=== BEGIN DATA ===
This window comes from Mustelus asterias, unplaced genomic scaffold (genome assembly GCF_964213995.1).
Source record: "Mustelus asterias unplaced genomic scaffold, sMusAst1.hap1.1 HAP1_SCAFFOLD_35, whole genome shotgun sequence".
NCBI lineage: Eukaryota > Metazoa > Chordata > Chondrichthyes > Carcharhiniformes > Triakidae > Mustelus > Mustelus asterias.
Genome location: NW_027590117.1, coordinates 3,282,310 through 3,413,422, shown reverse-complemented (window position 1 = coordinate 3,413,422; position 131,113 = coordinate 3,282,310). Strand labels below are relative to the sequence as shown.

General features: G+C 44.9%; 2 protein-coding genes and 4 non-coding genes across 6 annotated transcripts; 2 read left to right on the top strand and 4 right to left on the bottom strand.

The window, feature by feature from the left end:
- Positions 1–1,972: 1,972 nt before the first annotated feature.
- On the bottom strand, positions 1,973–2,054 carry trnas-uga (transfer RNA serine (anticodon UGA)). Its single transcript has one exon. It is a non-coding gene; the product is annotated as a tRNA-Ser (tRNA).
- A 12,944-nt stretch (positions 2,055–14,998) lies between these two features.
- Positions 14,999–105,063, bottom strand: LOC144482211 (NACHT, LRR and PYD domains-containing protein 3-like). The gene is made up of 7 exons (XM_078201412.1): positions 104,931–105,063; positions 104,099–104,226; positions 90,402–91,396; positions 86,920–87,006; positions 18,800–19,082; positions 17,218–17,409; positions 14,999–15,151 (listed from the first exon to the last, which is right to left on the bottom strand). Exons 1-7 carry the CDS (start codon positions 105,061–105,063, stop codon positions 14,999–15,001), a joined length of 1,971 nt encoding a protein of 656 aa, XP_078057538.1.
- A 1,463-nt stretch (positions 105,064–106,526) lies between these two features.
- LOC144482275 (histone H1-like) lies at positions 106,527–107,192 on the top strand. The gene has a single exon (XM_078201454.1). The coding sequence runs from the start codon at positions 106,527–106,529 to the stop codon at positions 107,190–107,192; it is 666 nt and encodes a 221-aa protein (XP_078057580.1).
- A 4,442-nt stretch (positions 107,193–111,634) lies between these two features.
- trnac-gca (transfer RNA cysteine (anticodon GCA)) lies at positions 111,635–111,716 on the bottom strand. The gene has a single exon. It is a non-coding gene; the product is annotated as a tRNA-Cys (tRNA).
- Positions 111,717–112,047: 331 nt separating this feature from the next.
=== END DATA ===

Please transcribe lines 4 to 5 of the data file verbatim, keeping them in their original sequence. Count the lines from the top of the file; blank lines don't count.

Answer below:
Genome location: NW_027590117.1, coordinates 3,282,310 through 3,413,422, shown reverse-complemented (window position 1 = coordinate 3,413,422; position 131,113 = coordinate 3,282,310). Strand labels below are relative to the sequence as shown.

General features: G+C 44.9%; 2 protein-coding genes and 4 non-coding genes across 6 annotated transcripts; 2 read left to right on the top strand and 4 right to left on the bottom strand.